After a decade of digital fetishism, the spectres of the financial and energy crisis have also affected new media culture and brought into question the autonomy of networks. Yet activism and the art world still celebrate Creative Commons and the ‘creative cities’ as the new ideals for the Internet generation. Unmasking the animal spirits of the commons, Matteo Pasquinelli identifies the key social conflicts and business models at work behind the rhetoric of Free Culture. The corporate parasite infiltrating file-sharing networks, the hydra of gentrification in ‘creative cities’ such as Berlin and the bicephalous nature of the Internet with its pornographic underworld are three untold dimensions of contemporary ‘politics of the common’. Against the latent puritanism of authors like Baudrillard and Zizek, constantly quoted by both artists and activists, Animal Spirits draws a conceptual ‘book of beasts’. In a world system shaped by a turbulent stock market, Pasquinelli unleashes a politically incorrect grammar for the coming generation of the new commons. Read the Metamute Review
Monthly Archives: May 2010
Despite (or because of) the crisis, investors see opportunities in Greece for more privatisation and for Public Private Partnership (PPP) projects.
The Business Monitor International (BMI) considers Greece’s infrastructure sector “one of the most attractive in Europe” and lists state-owned assets as an example: “Parts of state owned railway group, OSE are expected to be on the list, as well as non-controlling stakes in utilities such as: EYDAP, owner and operator of water and wastewater systems in Athens; EYATH, owner and operator of water and wastewater systems in Thessaloniki; and, DEPA, the owner and operator or natural gas infrastructure in Greece. In total, the government is hoping to raise close to EUR1.5bn from this venture.”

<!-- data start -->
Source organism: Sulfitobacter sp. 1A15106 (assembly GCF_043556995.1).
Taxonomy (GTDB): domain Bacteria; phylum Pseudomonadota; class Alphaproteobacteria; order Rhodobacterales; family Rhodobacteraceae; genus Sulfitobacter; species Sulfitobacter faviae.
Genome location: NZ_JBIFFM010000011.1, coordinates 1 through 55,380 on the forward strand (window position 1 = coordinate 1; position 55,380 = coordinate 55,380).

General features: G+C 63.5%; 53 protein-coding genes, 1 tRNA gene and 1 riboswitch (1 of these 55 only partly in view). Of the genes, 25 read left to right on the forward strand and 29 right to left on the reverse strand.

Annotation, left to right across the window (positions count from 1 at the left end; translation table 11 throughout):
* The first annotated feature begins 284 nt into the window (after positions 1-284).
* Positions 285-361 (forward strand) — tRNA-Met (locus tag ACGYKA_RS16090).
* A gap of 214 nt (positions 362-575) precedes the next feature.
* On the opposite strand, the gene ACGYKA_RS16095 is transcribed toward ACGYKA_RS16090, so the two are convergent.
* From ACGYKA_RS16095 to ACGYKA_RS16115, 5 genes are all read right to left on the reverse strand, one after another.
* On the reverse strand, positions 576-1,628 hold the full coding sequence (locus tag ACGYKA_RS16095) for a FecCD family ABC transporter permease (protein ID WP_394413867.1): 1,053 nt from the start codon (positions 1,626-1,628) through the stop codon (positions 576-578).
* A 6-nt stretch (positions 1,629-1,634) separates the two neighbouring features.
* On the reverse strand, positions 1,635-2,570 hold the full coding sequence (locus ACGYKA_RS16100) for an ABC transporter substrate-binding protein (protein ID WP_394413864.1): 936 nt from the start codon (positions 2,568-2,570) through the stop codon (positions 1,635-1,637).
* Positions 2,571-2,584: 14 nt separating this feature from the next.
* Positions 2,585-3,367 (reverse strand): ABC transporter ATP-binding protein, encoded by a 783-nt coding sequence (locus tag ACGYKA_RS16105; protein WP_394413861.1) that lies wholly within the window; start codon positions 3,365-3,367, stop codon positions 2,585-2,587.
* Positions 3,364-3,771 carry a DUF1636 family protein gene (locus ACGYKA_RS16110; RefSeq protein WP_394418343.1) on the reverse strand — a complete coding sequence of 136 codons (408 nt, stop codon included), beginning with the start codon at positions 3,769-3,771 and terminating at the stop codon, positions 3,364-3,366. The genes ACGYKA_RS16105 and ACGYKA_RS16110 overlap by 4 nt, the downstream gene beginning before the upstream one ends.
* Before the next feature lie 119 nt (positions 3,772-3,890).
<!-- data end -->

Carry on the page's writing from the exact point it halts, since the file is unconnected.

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In April 2010 a Peoples’ Conference on Climate Change was held in Cochabamba, Bolivia. A Final Declaration was adopted on April 22. There were interesting discussions with activists from indigenous movements, for instance on the concept of “living well“. “We suffer the severe effects of climate change, of the energy, food and financial crises. This is not the product of human beings in general, but of the existing inhuman capitalist system, with its unlimited industrial development. It is brought about by minority groups who control world power, concentrating wealth and power on themselves alone. Concentrating capital in only a few hands is no solution for humanity, neither for life itself, because as a consequence many lives are lost in floods, by intervention or by wars, so many lives through hunger, poverty and usually curable diseases.”
A digital fabricator (commonly shortened to fabber) is a small, self-contained factory that can make objects described by digital data. Fabbers make three-dimensional, solid objects that can be used as models, as prototypes, or as delivered products. It is very tempting to limit Open Source to the field of immaterial production, but the same method of production that has come to dominate the world of software and content on the internet, is now also deeply influencing the way of thinking about designing and even making things. Read more